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Ultraschall Med. 2015 Apr;36(2):174-86. doi: 10.1055/s-0034-1385347. Epub 2014 Nov 27.

Preoperative magnetic resonance and intraoperative ultrasound fusion imaging for real-time neuronavigation in brain tumor surgery.

Author information

1
Neurosurgery, Fondazione IRCCS Istituto Neurologico C. Besta, Milano, Italy.
2
Research and Development, Esaote S. p. a., Genova, Italy.
3
Research and Development, MedCom, Darmstadt, Germany.
4
Interventional Oncology, A. O. Circolo, Busto Arsizio, Italy.

Abstract

PURPOSE:

Brain shift and tissue deformation during surgery for intracranial lesions are the main actual limitations of neuro-navigation (NN), which currently relies mainly on preoperative imaging. Ultrasound (US), being a real-time imaging modality, is becoming progressively more widespread during neurosurgical procedures, but most neurosurgeons, trained on axial computed tomography (CT) and magnetic resonance imaging (MRI) slices, lack specific US training and have difficulties recognizing anatomic structures with the same confidence as in preoperative imaging. Therefore real-time intraoperative fusion imaging (FI) between preoperative imaging and intraoperative ultrasound (ioUS) for virtual navigation (VN) is highly desirable. We describe our procedure for real-time navigation during surgery for different cerebral lesions.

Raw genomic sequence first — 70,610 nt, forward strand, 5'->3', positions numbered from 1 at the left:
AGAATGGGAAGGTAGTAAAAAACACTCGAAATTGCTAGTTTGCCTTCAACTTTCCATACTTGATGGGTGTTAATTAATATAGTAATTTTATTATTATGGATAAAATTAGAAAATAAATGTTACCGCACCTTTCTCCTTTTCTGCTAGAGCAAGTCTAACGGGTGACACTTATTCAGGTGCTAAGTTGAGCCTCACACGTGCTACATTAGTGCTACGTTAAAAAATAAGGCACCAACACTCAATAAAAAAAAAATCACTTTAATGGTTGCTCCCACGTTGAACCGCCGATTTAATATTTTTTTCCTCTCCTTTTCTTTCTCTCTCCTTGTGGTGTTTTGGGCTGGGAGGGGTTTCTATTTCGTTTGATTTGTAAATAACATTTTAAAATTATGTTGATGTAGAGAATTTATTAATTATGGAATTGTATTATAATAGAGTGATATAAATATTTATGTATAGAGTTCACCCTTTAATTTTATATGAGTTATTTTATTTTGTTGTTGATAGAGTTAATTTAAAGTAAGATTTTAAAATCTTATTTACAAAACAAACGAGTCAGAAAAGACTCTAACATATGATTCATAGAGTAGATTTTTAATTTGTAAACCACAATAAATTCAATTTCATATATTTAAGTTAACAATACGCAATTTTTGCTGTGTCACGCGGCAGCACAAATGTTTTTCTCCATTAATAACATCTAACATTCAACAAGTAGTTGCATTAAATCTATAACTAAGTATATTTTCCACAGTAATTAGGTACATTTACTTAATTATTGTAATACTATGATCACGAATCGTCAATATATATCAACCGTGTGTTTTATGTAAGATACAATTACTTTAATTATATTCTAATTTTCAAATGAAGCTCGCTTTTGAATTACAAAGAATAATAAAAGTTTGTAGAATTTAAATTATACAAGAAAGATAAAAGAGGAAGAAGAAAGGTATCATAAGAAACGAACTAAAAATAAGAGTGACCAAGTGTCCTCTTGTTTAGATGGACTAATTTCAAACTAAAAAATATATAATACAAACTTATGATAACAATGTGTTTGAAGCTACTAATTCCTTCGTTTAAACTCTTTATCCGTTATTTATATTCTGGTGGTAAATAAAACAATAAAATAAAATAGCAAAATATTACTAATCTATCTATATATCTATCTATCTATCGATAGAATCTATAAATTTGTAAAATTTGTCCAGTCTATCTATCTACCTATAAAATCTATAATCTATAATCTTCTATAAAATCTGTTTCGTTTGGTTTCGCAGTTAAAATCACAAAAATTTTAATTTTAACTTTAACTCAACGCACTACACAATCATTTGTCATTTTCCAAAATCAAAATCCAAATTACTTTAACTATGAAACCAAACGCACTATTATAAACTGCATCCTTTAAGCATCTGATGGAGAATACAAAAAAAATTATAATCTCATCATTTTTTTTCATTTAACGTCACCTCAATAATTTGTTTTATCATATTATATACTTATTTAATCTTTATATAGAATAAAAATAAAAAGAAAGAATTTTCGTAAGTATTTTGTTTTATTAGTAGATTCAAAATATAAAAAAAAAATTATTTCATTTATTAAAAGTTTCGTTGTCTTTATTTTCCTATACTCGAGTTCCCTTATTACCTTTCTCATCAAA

MATERIALS AND METHODS:

We performed fusion imaging with virtual navigation for patients undergoing surgery for brain lesion removal using an ultrasound-based real-time neuro-navigation system that fuses intraoperative cerebral ultrasound with preoperative MRI and simultaneously displays an MRI slice coplanar to an ioUS image.

RESULTS:

58 patients underwent surgery at our institution for intracranial lesion removal with image guidance using a US system equipped with fusion imaging for neuro-navigation. In all cases the initial (external) registration error obtained by the corresponding anatomical landmark procedure was below 2 mm and the craniotomy was correctly placed. The transdural window gave satisfactory US image quality and the lesion was always detectable and measurable on both axes. Brain shift/deformation correction has been successfully employed in 42 cases to restore the co-registration during surgery. The accuracy of ioUS/MRI fusion/overlapping was confirmed intraoperatively under direct visualization of anatomic landmarks and the error was < 3 mm in all cases (100 %).

CONCLUSION:

Neuro-navigation using intraoperative US integrated with preoperative MRI is reliable, accurate and user-friendly. Moreover, the adjustments are very helpful in correcting brain shift and tissue distortion. This integrated system allows true real-time feedback during surgery and is less expensive and time-consuming than other intraoperative imaging techniques, offering high precision and orientation.

PMID:
25429625
DOI:
10.1055/s-0034-1385347
[Indexed for MEDLINE]

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